Katie is a science writer at GSA. She did her PhD work on the evolutionary consequences of genetic conflict in fruit flies at the University of Georgia.

Inheriting an extra chromosome can sometimes be disastrous, but in the September issue of G3, Linder et al. investigate a chromosome duplication that helps yeast survive harsh conditions. Yeast with an extra copy of chromosome IV better tolerate hydrogen peroxide exposure, largely thanks to an extra copy of a gene that detoxifies the chemical. This work shows how large spontaneous mutations can help organisms thrive in the absence of natural genetic variation.

To generate mutants tolerant of hydrogen peroxide, the researchers plated haploid yeast (which have one copy of each chromosome) from three different strains on agar dosed with hydrogen peroxide. They chose thirty-seven colonies that tolerated higher concentrations of peroxide than their parent strains. Whole genome sequencing of those tolerant colonies revealed nearly half of them carried a duplication of chromosome IV, making it the most common mutation overall.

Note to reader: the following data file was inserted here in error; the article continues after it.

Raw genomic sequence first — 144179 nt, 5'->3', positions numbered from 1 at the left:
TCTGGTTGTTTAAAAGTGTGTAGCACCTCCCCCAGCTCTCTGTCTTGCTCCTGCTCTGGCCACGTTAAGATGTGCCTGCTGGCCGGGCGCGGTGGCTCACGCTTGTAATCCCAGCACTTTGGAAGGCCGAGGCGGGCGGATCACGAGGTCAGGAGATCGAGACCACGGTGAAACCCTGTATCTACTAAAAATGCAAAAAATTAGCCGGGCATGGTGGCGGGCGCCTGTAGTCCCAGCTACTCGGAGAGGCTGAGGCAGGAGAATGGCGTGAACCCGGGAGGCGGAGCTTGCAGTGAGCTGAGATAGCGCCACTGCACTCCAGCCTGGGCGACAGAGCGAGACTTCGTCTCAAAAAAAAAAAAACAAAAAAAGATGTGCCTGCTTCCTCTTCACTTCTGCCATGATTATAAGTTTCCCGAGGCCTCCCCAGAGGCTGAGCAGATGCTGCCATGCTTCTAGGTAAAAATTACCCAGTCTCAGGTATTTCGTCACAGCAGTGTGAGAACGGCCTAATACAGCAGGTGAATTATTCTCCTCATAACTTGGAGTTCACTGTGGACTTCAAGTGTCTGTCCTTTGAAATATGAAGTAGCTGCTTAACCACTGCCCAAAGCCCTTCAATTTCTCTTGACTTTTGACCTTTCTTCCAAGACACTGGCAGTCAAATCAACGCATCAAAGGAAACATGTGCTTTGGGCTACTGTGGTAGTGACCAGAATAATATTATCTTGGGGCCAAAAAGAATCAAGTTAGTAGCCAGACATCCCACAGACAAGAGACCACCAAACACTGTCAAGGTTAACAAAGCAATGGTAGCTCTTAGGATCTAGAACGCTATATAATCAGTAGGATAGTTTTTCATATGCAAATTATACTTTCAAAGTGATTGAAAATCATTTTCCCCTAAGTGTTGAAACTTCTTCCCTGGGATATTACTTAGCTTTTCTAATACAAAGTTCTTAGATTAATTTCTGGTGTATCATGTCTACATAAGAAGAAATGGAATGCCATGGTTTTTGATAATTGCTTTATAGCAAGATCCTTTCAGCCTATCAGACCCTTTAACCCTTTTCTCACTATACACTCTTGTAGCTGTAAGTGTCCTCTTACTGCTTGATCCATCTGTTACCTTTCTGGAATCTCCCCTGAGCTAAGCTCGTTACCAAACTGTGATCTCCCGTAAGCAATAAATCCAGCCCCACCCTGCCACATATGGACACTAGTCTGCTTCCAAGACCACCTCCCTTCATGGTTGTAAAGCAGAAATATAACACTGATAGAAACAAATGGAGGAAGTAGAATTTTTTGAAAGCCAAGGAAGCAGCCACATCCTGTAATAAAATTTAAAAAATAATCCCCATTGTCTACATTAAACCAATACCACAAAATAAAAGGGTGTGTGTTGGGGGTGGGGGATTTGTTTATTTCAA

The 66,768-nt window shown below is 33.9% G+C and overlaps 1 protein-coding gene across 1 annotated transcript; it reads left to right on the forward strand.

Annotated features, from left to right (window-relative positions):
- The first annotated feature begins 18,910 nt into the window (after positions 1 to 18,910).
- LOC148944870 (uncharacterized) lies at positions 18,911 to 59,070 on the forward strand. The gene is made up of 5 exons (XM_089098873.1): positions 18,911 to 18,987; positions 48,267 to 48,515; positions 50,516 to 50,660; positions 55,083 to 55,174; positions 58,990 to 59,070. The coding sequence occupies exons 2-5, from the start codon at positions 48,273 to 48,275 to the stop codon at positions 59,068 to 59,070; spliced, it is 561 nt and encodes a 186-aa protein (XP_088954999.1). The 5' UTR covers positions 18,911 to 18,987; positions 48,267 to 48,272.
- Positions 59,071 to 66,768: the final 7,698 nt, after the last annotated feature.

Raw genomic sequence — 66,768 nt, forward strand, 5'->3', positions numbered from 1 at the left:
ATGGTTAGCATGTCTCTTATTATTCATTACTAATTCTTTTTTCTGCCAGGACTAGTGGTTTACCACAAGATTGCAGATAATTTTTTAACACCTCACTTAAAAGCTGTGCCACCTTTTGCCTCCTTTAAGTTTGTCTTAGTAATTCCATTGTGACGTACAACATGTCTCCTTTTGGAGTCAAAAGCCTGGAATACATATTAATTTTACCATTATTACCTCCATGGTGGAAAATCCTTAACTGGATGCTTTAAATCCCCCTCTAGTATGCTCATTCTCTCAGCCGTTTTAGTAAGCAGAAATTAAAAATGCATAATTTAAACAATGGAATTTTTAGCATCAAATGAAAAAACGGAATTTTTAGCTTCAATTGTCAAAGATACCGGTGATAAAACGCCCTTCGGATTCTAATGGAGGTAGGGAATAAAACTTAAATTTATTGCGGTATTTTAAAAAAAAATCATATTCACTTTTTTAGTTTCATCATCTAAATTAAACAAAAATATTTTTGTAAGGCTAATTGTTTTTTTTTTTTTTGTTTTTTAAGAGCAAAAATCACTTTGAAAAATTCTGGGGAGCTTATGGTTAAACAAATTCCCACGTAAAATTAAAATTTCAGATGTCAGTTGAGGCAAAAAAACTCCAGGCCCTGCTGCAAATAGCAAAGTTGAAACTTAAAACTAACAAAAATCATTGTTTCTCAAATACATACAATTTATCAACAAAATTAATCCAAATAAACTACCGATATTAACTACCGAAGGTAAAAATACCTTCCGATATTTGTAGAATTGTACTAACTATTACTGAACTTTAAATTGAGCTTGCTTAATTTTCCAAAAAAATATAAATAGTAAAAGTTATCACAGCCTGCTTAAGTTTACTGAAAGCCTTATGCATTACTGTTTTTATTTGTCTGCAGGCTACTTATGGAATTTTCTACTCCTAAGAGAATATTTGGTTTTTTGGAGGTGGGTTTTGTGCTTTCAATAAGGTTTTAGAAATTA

One colony had a duplication of the right arm of chromosome IV, allowing researchers to limit their search for the beneficial genes to just this area. They further narrowed down the search by systematically deleting portions of the right arm of the chromosome. Eventually, they targeted a region containing only five genes. Knocking them out one by one revealed most of these colonies’ resistance to hydrogen peroxide was due to an extra copy of the peroxidase gene TSA2, which is an enzyme that detoxifies peroxide. Boosting levels of TSA2 in parental cells increased their hydrogen peroxide tolerance, though not as much as the mutants carrying the whole duplicate chromosome. This means other unidentified factors on chromosome IV must also contribute to the phenotype.

This research shows chromosome duplication can be beneficial rather than harmful when the dosage of critical genes is increased. It all depends on the environment; in normal conditions, the hydrogen peroxide resistant mutants grew more slowly than their progenitors. Other studies in yeast have shown similar results for different stressors, suggesting spontaneous chromosome duplication may be commonly used by these microbes to quickly bridge the survival gap in tough environments.



The Stress-Inducible Peroxidase TSA2 Underlies a Conditionally Beneficial Chromosomal Duplication in Saccharomyces cerevisiae

Robert A. Linder, John P. Greco, Fabian Seidl, Takeshi Matsui and Ian M. Ehrenreich

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